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Why it is so important to protect free speech in universities

  • 27 June 2019

The Higher Education Policy Institute has published a robust defence of free speech in universities, Free Speech and Censorship on Campus (HEPI Occasional Paper 21) by Corey Stoughton. The author is the Advocacy Director and previous Acting Director of the Human Rights organisation Liberty and served as senior counsel to the Assistant Attorney General for Civil Rights in the US Department of Justice under President Obama.

The report recognises the concerns of those who wish to restrict free speech as a way of protecting others, but concludes that restrictions on free speech usually end up being counter-productive.

Despite the UK’s Government’s strong rhetoric supporting free speech in universities, the paper claims the current single biggest threat to free speech on UK campuses currently comes from the Government’s own Prevent programme.

Corey Stoughton, the author of the report, said:

Too often, the defence of free speech rests on unsatisfactory platitudes about the “marketplace of ideas” and answering bad speech with more speech. However, recognising that not everyone has equal access to speech, and that some people are disproportionately harmed by speech, doesn’t justify giving powerful institutions more power to censor speech.

On the contrary, honest confrontation of legacies of discrimination and unequal distribution of power allow us to see how censorship replicates those problems and to focus on the real threats – like the UK Government’s ill-conceived Prevent strategy, which has had a demonstrable chilling effect on free speech in universities.’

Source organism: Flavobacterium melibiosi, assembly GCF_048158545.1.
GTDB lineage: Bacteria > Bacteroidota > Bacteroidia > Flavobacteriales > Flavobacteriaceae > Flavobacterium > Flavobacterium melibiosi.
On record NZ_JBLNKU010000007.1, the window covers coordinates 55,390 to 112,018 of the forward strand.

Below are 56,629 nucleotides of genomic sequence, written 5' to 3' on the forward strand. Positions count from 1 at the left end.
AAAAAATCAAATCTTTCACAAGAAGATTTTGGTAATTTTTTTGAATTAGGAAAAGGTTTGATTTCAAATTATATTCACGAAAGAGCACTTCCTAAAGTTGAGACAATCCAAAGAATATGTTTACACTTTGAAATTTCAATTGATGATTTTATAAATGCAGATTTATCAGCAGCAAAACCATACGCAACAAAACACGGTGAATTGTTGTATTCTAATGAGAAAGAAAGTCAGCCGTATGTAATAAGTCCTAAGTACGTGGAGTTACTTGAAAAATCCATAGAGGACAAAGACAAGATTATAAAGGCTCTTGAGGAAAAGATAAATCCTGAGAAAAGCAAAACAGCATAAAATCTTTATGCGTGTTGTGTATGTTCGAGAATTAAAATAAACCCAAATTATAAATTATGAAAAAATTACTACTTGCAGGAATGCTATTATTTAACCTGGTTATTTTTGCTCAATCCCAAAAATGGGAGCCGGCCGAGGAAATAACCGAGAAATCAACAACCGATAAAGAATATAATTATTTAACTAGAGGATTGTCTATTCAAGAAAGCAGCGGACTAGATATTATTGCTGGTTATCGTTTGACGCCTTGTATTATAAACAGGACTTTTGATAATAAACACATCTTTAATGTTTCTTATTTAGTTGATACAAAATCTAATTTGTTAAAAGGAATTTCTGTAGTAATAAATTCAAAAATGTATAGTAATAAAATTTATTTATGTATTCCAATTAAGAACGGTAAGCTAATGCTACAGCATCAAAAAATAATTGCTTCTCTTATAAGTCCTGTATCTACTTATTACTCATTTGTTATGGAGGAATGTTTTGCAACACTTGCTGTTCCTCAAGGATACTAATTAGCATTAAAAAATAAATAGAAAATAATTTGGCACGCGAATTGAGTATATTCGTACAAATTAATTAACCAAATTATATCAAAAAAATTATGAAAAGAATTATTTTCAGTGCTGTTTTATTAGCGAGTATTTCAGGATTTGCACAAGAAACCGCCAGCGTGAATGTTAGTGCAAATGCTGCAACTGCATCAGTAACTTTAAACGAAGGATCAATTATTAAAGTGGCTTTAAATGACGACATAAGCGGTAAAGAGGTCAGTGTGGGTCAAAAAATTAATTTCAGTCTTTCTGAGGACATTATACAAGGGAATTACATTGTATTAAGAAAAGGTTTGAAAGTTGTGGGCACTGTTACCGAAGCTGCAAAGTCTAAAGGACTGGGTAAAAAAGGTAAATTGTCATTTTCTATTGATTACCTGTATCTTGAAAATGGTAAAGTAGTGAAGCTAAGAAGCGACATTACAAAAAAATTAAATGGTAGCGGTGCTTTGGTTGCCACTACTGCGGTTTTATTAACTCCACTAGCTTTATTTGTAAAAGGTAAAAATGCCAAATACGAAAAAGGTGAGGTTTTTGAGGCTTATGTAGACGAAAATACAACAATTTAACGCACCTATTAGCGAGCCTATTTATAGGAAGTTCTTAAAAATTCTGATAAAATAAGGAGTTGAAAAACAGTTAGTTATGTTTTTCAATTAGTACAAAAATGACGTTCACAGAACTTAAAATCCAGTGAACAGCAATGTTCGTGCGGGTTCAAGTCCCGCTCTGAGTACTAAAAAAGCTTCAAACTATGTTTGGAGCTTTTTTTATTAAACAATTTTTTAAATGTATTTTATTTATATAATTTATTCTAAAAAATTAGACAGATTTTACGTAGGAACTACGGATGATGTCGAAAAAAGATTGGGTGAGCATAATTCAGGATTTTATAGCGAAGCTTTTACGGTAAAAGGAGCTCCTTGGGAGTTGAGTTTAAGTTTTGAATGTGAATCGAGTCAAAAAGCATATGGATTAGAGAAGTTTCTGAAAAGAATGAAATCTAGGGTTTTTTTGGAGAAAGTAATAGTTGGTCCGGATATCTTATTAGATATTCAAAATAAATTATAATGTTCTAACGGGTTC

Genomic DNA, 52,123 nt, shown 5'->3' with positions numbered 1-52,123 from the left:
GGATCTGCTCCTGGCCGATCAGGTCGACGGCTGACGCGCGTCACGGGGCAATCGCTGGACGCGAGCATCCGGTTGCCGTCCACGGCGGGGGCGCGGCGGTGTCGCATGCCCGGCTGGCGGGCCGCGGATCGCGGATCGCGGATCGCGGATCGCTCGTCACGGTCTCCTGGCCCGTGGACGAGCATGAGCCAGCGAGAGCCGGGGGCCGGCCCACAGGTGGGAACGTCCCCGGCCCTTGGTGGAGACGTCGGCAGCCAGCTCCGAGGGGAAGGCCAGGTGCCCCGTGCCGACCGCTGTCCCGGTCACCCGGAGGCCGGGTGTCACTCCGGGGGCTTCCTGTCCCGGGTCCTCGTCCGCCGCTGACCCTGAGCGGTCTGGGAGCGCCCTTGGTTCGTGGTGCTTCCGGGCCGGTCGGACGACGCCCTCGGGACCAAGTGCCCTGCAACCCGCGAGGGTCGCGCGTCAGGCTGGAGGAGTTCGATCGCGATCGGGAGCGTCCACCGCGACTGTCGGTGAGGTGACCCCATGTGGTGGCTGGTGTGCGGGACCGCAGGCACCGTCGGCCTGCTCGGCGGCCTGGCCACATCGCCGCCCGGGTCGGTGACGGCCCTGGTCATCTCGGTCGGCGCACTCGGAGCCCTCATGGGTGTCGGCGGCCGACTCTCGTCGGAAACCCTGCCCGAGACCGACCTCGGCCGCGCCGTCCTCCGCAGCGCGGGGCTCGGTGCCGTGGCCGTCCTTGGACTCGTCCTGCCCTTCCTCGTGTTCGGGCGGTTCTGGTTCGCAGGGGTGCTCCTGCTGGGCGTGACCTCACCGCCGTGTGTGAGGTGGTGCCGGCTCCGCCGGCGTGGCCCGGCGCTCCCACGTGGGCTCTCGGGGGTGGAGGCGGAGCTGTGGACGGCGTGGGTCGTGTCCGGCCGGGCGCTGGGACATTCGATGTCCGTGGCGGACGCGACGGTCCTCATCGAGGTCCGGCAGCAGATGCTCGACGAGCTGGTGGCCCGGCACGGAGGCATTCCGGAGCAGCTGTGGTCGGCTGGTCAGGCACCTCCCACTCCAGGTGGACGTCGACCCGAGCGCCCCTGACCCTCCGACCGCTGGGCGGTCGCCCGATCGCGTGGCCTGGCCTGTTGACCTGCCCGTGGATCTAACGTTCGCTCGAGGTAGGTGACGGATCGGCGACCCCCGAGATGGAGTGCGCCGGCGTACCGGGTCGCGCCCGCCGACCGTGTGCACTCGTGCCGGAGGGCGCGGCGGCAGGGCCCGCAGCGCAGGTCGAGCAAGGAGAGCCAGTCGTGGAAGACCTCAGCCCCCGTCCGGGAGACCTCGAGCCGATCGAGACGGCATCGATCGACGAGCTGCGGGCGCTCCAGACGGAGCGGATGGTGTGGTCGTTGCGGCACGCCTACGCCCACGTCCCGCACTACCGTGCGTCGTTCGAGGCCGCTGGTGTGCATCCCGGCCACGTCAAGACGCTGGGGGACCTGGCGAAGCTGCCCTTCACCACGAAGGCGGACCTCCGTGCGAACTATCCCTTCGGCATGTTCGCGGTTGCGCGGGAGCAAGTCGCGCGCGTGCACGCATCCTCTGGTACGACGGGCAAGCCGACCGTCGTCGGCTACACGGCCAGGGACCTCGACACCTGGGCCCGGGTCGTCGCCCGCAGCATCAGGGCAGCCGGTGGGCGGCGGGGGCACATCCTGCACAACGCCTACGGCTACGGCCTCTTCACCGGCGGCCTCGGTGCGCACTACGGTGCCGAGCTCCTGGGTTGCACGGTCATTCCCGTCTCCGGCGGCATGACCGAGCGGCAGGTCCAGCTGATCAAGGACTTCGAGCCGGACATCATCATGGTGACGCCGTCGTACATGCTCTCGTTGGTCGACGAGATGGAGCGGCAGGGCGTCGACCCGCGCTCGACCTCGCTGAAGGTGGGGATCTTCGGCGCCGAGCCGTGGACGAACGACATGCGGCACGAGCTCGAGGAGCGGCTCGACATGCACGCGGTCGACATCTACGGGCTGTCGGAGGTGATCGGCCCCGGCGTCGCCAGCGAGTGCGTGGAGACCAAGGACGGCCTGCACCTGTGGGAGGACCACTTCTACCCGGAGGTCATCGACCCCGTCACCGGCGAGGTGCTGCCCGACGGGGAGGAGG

Nick Hillman, Director of HEPI, said:

We are delighted to be publishing this nuanced but firm defence of free speech. It challenges students, universities and, above all, Government Ministers to be more careful when they are tempted to impose new restrictions on free expression.

There are few justifications for limiting free speech beyond current laws. That is true whether it is students wanting to block provocateurs from speaking or Government Ministers mixing up the prevention of terrorism with blocking legitimate free expression.’

Notes for Editors

  1. The Higher Education Policy Institute (HEPI) was established in 2002 to influence the higher education debate with evidence. We are UK-wide, independent and non-partisan. We are funded by organisations and universities that wish to see a vibrant higher education debate as well as through our own events. HEPI Occasional Papers are written by experts who want to challenge current thinking as well as to inform. 
  2. This paper builds on HEPI’s previous work on free speech in universities, including Keeping Schtum? What students think of free speech (May 2016), An analysis of UK university free speech policies prepared for the Joint Committee for Human Rights (February 2018) and Cracking the code: A practical guide for university free speech policies (July 2018).

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